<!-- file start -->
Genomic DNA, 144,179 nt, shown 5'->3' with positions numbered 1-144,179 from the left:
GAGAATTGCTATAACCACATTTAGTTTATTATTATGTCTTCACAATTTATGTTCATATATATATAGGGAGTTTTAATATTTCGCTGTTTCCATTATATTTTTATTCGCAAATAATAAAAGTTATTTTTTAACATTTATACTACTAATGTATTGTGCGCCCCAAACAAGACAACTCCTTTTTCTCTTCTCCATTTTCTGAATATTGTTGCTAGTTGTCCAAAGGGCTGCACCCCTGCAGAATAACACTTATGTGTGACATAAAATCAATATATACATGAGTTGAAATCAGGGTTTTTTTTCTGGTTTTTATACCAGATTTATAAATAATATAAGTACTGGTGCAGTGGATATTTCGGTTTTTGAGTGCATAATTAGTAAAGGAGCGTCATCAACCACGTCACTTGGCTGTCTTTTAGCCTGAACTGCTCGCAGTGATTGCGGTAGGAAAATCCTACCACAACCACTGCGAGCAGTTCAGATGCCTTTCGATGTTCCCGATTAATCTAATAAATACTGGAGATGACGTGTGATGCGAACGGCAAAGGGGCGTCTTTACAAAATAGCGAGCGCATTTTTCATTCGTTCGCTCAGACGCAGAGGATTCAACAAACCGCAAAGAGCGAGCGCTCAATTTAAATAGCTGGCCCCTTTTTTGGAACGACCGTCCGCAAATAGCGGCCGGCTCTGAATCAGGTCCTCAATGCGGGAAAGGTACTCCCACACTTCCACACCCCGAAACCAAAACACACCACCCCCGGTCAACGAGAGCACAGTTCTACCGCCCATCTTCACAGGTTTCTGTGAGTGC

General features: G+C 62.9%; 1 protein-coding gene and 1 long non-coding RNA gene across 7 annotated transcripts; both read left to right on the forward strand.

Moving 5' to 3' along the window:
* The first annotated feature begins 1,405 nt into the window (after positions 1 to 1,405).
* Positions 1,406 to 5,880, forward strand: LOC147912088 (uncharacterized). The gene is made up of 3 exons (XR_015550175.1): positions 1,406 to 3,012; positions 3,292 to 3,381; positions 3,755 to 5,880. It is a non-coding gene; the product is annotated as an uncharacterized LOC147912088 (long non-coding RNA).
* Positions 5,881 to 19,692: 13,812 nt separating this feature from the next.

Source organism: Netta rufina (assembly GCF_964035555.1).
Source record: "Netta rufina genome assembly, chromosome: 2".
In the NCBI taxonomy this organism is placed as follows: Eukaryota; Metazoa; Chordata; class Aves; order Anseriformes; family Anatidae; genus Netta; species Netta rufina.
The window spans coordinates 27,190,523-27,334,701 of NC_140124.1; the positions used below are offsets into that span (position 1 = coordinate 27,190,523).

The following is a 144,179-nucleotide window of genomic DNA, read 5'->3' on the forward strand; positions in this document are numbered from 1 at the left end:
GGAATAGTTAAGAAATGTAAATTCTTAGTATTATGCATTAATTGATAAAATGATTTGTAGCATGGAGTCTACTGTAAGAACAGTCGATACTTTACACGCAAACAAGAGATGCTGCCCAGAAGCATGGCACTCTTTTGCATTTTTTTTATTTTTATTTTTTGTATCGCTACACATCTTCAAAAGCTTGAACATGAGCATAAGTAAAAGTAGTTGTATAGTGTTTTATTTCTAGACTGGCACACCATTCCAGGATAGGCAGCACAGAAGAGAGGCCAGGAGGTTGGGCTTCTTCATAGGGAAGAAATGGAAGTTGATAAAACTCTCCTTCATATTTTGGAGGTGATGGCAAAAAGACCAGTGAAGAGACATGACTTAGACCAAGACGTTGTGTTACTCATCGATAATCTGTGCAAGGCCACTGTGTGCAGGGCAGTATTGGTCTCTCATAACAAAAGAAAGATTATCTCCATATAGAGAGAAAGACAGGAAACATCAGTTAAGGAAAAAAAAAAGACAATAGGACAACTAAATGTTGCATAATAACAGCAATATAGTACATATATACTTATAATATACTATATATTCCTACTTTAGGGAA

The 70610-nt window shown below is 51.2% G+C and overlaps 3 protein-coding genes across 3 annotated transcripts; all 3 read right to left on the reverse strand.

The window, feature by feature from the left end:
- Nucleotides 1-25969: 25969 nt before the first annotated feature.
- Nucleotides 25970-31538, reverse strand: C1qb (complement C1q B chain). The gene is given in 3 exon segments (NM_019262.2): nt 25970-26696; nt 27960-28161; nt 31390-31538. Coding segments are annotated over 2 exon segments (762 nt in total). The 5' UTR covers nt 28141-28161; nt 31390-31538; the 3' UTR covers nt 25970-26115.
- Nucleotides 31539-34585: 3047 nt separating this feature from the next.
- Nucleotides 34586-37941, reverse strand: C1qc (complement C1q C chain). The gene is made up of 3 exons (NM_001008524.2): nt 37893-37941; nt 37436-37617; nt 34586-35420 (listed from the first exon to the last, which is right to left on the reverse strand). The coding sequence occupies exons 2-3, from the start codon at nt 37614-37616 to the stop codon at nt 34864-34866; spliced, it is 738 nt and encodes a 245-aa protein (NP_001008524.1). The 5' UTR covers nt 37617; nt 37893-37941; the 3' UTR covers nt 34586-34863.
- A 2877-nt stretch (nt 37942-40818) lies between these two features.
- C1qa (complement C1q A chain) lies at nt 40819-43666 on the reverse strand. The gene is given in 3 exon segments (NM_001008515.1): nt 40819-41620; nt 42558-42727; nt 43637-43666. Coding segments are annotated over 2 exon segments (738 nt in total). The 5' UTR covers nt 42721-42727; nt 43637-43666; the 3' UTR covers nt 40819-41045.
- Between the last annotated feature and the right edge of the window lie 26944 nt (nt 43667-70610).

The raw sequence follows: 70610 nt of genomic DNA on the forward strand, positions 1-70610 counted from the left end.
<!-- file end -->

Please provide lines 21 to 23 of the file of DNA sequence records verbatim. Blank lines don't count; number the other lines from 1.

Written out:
- C1qa (complement C1q A chain) lies at nt 40819-43666 on the reverse strand. The gene is given in 3 exon segments (NM_001008515.1): nt 40819-41620; nt 42558-42727; nt 43637-43666. Coding segments are annotated over 2 exon segments (738 nt in total). The 5' UTR covers nt 42721-42727; nt 43637-43666; the 3' UTR covers nt 40819-41045.
- Between the last annotated feature and the right edge of the window lie 26944 nt (nt 43667-70610).

The raw sequence follows: 70610 nt of genomic DNA on the forward strand, positions 1-70610 counted from the left end.